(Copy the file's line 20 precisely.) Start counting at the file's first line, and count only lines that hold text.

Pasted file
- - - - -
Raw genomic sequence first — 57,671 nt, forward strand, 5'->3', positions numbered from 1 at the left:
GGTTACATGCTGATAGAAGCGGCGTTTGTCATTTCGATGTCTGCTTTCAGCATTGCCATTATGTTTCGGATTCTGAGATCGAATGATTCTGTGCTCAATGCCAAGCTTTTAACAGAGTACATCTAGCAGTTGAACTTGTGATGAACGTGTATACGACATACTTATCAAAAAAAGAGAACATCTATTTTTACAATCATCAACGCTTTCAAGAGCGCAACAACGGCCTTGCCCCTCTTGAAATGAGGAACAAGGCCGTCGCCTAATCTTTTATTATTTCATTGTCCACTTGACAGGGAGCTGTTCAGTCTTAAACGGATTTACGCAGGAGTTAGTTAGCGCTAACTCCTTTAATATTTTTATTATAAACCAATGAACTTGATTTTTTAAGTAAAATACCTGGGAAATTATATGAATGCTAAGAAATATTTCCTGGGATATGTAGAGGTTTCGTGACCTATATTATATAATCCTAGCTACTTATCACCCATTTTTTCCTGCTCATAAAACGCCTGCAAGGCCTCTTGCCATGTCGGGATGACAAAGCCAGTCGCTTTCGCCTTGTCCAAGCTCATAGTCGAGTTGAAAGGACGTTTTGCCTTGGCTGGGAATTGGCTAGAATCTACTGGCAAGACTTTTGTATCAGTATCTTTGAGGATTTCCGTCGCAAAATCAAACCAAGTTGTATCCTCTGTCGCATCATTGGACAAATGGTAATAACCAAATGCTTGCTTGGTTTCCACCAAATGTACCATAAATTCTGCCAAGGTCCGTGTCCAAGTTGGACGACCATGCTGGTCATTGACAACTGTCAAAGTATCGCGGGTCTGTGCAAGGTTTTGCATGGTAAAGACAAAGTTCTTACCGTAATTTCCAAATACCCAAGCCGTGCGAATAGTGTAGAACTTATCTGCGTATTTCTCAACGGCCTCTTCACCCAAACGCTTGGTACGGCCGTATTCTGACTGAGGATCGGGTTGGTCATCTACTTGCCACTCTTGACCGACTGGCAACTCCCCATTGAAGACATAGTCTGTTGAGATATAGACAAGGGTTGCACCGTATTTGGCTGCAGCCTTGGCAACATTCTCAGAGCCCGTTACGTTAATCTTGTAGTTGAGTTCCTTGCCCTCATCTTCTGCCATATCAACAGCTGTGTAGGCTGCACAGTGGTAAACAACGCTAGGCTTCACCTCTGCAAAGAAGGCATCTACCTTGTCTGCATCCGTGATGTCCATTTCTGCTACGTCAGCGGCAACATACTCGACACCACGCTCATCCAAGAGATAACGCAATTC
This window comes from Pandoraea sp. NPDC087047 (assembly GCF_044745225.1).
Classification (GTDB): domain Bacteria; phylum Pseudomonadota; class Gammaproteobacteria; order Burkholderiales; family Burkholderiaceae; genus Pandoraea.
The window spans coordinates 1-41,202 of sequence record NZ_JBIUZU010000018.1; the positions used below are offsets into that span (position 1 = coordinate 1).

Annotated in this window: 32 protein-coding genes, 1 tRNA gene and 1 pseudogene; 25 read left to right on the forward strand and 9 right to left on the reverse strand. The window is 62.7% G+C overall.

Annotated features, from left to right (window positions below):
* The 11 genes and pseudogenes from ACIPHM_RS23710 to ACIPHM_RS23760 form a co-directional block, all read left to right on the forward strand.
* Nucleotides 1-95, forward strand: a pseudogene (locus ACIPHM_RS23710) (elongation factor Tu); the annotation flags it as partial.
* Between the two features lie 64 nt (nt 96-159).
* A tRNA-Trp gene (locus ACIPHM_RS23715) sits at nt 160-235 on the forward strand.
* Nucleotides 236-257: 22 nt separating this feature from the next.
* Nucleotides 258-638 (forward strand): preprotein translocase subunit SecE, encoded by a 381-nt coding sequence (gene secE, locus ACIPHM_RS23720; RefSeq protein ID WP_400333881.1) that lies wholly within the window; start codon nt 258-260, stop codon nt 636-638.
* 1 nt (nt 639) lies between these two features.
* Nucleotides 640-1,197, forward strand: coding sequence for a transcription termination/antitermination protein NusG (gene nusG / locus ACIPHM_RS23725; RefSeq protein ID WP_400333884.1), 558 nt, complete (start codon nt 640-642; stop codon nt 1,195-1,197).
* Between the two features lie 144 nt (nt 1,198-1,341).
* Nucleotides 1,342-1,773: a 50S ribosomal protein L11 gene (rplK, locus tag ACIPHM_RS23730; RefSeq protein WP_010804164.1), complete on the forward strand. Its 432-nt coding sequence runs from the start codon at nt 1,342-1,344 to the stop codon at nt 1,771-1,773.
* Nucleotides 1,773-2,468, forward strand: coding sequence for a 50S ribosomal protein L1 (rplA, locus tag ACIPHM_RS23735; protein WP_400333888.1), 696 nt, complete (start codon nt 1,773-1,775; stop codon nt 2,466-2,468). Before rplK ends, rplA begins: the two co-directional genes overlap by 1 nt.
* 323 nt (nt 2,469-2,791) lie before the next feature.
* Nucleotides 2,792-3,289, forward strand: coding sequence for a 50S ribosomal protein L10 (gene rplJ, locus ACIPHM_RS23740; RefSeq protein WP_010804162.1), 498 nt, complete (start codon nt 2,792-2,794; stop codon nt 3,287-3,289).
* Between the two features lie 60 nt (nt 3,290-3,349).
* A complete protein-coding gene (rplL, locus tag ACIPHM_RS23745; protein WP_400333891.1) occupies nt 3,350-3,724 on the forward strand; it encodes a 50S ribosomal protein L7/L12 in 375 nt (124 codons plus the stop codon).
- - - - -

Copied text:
* Nucleotides 2,792-3,289, forward strand: coding sequence for a 50S ribosomal protein L10 (gene rplJ, locus ACIPHM_RS23740; RefSeq protein WP_010804162.1), 498 nt, complete (start codon nt 2,792-2,794; stop codon nt 3,287-3,289).